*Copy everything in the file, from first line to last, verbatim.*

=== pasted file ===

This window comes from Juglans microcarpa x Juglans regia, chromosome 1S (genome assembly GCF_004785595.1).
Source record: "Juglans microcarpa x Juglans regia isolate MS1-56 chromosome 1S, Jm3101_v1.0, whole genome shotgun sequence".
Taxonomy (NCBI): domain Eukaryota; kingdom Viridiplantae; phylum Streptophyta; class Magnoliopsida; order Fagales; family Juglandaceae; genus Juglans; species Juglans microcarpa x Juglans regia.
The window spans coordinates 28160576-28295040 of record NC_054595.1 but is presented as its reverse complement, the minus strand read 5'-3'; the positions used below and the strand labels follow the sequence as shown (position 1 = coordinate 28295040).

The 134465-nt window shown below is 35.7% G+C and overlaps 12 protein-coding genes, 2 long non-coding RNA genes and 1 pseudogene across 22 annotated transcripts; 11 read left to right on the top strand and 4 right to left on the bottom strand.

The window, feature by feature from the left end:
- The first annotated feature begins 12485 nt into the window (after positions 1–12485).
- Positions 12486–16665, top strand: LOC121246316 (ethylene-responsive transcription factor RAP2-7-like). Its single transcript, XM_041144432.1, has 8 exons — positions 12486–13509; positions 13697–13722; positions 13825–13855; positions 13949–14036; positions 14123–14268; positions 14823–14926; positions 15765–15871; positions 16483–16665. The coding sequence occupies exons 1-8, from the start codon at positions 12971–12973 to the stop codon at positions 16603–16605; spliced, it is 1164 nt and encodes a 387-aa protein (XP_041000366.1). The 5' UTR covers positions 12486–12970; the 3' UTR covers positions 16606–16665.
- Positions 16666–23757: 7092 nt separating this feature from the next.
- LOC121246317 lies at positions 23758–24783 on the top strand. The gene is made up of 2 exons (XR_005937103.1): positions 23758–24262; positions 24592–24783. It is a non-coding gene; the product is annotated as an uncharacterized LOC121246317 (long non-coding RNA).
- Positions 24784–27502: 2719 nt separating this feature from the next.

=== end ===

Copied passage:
This window comes from Juglans microcarpa x Juglans regia, chromosome 1S (genome assembly GCF_004785595.1).
Source record: "Juglans microcarpa x Juglans regia isolate MS1-56 chromosome 1S, Jm3101_v1.0, whole genome shotgun sequence".
Taxonomy (NCBI): domain Eukaryota; kingdom Viridiplantae; phylum Streptophyta; class Magnoliopsida; order Fagales; family Juglandaceae; genus Juglans; species Juglans microcarpa x Juglans regia.
The window spans coordinates 28160576-28295040 of record NC_054595.1 but is presented as its reverse complement, the minus strand read 5'-3'; the positions used below and the strand labels follow the sequence as shown (position 1 = coordinate 28295040).

The 134465-nt window shown below is 35.7% G+C and overlaps 12 protein-coding genes, 2 long non-coding RNA genes and 1 pseudogene across 22 annotated transcripts; 11 read left to right on the top strand and 4 right to left on the bottom strand.

The window, feature by feature from the left end:
- The first annotated feature begins 12485 nt into the window (after positions 1–12485).
- Positions 12486–16665, top strand: LOC121246316 (ethylene-responsive transcription factor RAP2-7-like). Its single transcript, XM_041144432.1, has 8 exons — positions 12486–13509; positions 13697–13722; positions 13825–13855; positions 13949–14036; positions 14123–14268; positions 14823–14926; positions 15765–15871; positions 16483–16665. The coding sequence occupies exons 1-8, from the start codon at positions 12971–12973 to the stop codon at positions 16603–16605; spliced, it is 1164 nt and encodes a 387-aa protein (XP_041000366.1). The 5' UTR covers positions 12486–12970; the 3' UTR covers positions 16606–16665.
- Positions 16666–23757: 7092 nt separating this feature from the next.
- LOC121246317 lies at positions 23758–24783 on the top strand. The gene is made up of 2 exons (XR_005937103.1): positions 23758–24262; positions 24592–24783. It is a non-coding gene; the product is annotated as an uncharacterized LOC121246317 (long non-coding RNA).
- Positions 24784–27502: 2719 nt separating this feature from the next.